The Detroit Institute of Arts avoided being forced to put a price tag on its world-renowned collection as a federal bankruptcy judge ruled Wednesday it was beyond the scope of his authority to allow the city’s creditors to establish an independent committee to assess the museum’s holdings.
Creditors had sought a fuller accounting — and likely a higher price tag — for the DIA’s assets after an earlier evaluation by the Christie’s auction house determined that the value of art purchased for the museum with city funds (only a small portion of the approximately 66,000 objects) was between $452 million and $866 million.
Judge Steven W. Rhodes also indicated that he took seriously Michigan Attorney General Bill Schuette’s statement in June that the “art collection of the Detroit Institute of Arts is held by the City of Detroit in charitable trust for the people of Michigan, and no piece in the collection may thus be sold, conveyed, or transferred to satisfy city debts or obligations.”
The judge said the fate of the DIA would be determined in the broad plan of adjustment that will ultimately be the city’s road map out of bankruptcy.
The decision gives the DIA maneuvering room at a critical moment in the debate about its future. This month, a coalition of foundations and nonprofit organizations pledged $330 million towards the city’s pension obligations in exchange for an arrangement that would transfer the entire DIA collection from the city to an independent, nonprofit museum entity. That would allow the city to meet some of its financial obligations to its most vulnerable creditors — former city employees — while foreclosing the possibility that the DIA’s art could be sold to meet city obligations.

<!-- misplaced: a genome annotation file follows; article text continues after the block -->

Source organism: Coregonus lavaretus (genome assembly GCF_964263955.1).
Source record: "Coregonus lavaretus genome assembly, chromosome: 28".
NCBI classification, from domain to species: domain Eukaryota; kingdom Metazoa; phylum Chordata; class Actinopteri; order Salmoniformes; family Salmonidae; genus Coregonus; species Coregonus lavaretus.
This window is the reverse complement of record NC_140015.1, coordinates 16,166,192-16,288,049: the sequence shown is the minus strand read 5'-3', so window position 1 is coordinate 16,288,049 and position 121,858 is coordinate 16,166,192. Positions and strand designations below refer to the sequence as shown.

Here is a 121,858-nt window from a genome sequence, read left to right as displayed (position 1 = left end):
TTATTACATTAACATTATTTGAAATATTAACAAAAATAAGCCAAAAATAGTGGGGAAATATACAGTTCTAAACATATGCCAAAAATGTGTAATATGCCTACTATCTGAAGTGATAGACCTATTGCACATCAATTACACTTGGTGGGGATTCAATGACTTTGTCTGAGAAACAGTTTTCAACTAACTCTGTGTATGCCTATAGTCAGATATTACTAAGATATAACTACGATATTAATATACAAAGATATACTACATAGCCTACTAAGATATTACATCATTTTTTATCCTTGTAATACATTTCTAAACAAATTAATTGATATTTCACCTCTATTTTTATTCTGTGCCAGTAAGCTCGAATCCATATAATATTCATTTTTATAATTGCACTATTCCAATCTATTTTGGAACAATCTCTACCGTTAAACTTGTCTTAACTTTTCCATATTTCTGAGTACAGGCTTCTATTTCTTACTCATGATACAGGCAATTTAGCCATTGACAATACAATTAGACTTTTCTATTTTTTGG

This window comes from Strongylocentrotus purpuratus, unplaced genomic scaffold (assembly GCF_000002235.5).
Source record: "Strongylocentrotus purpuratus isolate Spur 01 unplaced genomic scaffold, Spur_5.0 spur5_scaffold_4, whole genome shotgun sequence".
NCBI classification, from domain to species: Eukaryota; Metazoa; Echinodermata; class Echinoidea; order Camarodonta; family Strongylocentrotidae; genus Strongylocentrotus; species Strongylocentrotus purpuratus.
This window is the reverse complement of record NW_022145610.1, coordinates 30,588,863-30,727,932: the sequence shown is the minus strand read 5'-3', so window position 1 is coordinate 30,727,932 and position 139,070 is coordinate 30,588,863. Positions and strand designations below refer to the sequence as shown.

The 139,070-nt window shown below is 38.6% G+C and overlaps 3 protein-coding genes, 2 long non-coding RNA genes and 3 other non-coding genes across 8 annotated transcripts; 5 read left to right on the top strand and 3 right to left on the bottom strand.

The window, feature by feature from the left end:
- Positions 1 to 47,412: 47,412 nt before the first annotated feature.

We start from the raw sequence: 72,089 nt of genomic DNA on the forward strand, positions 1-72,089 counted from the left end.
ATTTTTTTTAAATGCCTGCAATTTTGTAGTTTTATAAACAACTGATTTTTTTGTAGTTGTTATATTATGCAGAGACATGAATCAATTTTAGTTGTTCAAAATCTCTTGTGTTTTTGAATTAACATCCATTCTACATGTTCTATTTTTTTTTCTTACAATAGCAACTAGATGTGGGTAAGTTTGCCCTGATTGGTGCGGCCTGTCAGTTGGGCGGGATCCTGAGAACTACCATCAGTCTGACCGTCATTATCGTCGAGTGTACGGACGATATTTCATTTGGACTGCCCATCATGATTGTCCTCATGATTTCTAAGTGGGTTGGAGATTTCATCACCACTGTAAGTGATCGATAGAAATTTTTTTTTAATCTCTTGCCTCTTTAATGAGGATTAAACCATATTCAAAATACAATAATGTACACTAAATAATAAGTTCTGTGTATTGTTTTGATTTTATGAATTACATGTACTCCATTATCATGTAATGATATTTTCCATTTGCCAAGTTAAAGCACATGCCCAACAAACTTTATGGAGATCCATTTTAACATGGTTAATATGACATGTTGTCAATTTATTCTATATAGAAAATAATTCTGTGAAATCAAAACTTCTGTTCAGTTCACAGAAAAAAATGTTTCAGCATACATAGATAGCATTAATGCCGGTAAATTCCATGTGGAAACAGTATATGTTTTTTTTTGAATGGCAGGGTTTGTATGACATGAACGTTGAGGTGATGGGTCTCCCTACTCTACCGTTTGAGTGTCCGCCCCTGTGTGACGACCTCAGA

Creditors aren’t likely to be happy with that plan, especially if they believe there are untapped funds, possibly billions, to be had from a sale of DIA art. Rhodes’s decision kept them from proceeding to the first step toward such a sale — a full-scale evaluation of the museum’s holdings, including art encumbered by the details of private gifts.
This also gives time for the state of Michigan to join the process. Shortly after Rhodes announced his decision, Gov. Rick Snyder announced $350 million in state funding, also to help meet the city’s obligations to its retirees, at a news conference in Lansing. That money, joined with the private funds offered by the foundations, could help shift the debate away from the possible sale of DIA assets and toward a broad agreement dedicated to meeting the city’s needs without disposing of its most critical cultural asset. But any money from the state would require legislative approval, and it isn’t clear how easy it will be to secure that.